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PostPosted: Sun 26 Sep, 2010 11:19 pm    Post subject:         Reply with quote

Crazy! Funny! Wow! That's why I love re-enactment Razz

I love the "klingon" shields too. Do you use them, are they useful? Don't you need to strengthen the edges?

The "giant basket" also interests me, could you take a picture in situation please? No, I will not ask you to fire on it with "the real dambusters" Laughing Out Loud but I am curious about how this particular shield is used by a troop. Which period it is?

Good continuation with your experimentations, you've got a fun job Wink

Thank you.

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Craig Peters




PostPosted: Sun 26 Sep, 2010 11:49 pm    Post subject:         Reply with quote

Hans Talhoffer wrote during the mid to late 15th century, so that answers your question. If you're curious about the baskets, the best resource is Jeffrey Hull's transcription and translation of Talhoffer's 1457 manual. Besides discussing the section on fighting, he also covers many of the peculiar implements and siege weapons found in the earlier portion of the book. As this is the edition held by Det Kongelige Bibliotek in Copenhagen Denmark, it is the source they used for the making of the documentary. You can find the transcription here: http://www.thearma.org/Fight-Earnestly.htm
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Sam Gordon Campbell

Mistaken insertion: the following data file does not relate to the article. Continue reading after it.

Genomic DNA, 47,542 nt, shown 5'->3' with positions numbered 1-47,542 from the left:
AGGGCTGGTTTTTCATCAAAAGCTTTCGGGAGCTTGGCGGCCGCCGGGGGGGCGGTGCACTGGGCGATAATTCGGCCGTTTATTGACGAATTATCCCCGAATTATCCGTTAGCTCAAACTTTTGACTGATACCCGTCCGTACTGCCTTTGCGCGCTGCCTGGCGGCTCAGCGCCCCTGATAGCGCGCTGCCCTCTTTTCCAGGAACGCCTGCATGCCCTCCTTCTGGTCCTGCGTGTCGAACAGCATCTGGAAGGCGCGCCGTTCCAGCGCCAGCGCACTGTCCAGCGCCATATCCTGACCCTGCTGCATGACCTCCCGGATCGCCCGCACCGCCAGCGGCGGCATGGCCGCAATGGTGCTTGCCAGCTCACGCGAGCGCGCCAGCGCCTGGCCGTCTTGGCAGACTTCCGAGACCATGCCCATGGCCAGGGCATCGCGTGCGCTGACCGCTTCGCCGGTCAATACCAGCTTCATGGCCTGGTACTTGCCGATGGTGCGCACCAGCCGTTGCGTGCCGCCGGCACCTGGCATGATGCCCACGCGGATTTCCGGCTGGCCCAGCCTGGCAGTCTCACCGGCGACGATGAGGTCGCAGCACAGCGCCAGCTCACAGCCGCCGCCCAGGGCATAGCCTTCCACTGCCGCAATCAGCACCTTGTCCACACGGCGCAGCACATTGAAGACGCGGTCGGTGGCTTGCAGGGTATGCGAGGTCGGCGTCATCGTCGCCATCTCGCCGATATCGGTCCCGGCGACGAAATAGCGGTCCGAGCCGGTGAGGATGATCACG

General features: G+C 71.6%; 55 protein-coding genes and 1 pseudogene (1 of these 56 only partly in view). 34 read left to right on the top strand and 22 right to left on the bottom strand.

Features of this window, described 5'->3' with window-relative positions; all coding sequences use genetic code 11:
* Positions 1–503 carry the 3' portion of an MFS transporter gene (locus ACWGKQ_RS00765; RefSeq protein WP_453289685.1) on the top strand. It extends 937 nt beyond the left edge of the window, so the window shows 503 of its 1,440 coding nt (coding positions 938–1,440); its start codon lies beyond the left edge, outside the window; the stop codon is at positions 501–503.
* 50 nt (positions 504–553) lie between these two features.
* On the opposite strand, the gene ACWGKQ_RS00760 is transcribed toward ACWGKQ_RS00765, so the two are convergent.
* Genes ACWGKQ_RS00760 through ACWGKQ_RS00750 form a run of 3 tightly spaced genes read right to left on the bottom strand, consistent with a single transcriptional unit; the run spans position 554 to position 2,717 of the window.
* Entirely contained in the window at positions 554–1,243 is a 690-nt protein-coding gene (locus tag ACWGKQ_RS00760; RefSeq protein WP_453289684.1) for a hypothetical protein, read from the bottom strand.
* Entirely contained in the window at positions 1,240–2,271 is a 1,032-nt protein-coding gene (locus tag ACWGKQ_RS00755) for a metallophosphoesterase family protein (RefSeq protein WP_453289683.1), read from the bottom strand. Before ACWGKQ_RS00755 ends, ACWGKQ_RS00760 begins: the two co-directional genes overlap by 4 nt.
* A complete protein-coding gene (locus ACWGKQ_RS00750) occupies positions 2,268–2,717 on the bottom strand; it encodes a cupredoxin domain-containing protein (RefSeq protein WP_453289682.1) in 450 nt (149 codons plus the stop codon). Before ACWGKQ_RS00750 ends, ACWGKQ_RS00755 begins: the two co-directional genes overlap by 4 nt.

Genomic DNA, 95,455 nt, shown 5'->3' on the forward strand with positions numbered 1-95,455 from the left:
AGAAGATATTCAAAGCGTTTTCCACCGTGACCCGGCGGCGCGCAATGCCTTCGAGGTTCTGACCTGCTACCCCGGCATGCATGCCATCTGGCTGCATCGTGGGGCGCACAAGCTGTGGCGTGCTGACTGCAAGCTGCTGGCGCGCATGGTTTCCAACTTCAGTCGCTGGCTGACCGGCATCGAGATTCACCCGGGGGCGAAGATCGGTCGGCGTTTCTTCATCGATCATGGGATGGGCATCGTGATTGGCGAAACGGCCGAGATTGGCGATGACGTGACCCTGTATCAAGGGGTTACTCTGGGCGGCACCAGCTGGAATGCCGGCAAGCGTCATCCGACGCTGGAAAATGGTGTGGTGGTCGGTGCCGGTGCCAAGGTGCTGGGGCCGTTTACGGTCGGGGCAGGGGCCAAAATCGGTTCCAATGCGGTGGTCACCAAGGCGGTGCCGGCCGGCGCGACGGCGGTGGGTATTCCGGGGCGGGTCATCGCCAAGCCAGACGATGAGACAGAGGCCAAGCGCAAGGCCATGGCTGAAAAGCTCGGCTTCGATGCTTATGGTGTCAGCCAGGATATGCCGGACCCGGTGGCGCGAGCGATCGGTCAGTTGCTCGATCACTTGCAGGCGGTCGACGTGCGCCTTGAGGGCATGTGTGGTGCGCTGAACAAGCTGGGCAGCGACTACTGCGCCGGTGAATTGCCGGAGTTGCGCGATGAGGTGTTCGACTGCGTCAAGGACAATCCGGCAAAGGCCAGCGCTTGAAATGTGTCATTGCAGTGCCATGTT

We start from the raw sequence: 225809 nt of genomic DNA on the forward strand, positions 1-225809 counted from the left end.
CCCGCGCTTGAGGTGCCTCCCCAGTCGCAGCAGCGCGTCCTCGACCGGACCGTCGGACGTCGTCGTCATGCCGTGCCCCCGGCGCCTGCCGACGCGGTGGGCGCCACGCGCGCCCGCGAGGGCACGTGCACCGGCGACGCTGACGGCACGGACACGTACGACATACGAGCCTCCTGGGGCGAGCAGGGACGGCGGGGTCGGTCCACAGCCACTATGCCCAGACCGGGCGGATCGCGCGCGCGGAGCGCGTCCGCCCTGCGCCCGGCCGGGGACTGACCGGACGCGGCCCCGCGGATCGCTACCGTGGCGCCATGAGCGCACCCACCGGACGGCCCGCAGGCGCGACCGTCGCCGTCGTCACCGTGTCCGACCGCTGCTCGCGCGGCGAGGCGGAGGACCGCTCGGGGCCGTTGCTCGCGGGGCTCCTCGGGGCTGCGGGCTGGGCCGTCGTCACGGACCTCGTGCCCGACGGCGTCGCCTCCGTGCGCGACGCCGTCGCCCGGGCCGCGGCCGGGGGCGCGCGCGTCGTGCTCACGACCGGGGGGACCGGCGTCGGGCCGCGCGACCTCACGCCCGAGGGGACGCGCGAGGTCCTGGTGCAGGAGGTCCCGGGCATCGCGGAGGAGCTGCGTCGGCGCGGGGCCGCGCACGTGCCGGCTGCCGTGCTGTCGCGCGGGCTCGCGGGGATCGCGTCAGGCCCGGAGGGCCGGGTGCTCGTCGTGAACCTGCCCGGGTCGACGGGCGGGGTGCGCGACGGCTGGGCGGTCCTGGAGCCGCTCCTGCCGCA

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PostPosted: Mon 27 Sep, 2010 1:13 am    Post subject:         Reply with quote

I now need to see this Hans Talhoffer/Fight book doco.
Sadly, the chances of it ever showing in Australia is slim Cry
Those are awesome... Note to self: Make some!

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Leo Todeschini
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PostPosted: Mon 27 Sep, 2010 1:22 am    Post subject:         Reply with quote

Quote:
Sam Gordon Campbell wrote I now need to see this Hans Talhoffer/Fight book doco.
Sadly, the chances of it ever showing in Australia is slim
Those are awesome... Note to self: Make some!


I am not certain, but pretty sure it will go out on History or Discovery, so it should be worldwide by early next year I would think.

As for crazy job...........it has its moments


Quote:
Rene Bourrat wrote I love the "klingon" shields too. Do you use them, are they useful? Don't you need to strengthen the edges?


These were judicial fighting shields rather than battlefield items and so the requirements of construction would have been different and the mode of use was usually to fight with them alone so really the twoo opponents battered and stabbed each other with the shields in front of a crowd. I think that if the shields progressively broke down, then this would just add to the spectacle of viewers.

Tod

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Sean Flynt
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PostPosted: Mon 27 Sep, 2010 7:24 am    Post subject:         Reply with quote

Ha! I remember "The Dambusters (1955). Great movie, and a very interesting look into the process of invention. I bet you had fun!
-Sean

"Everywhere I have searched for peace and nowhere found it, except in a corner with a book"- Thomas a Kempis (d. 1471)
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Craig Shackleton




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PostPosted: Mon 27 Sep, 2010 8:36 am    Post subject:         Reply with quote

All of that is really cool. I especially love the shields. I really need to get some of those and start training with them. I really look forward to the fight book documentary.

Thanks for posting this stuff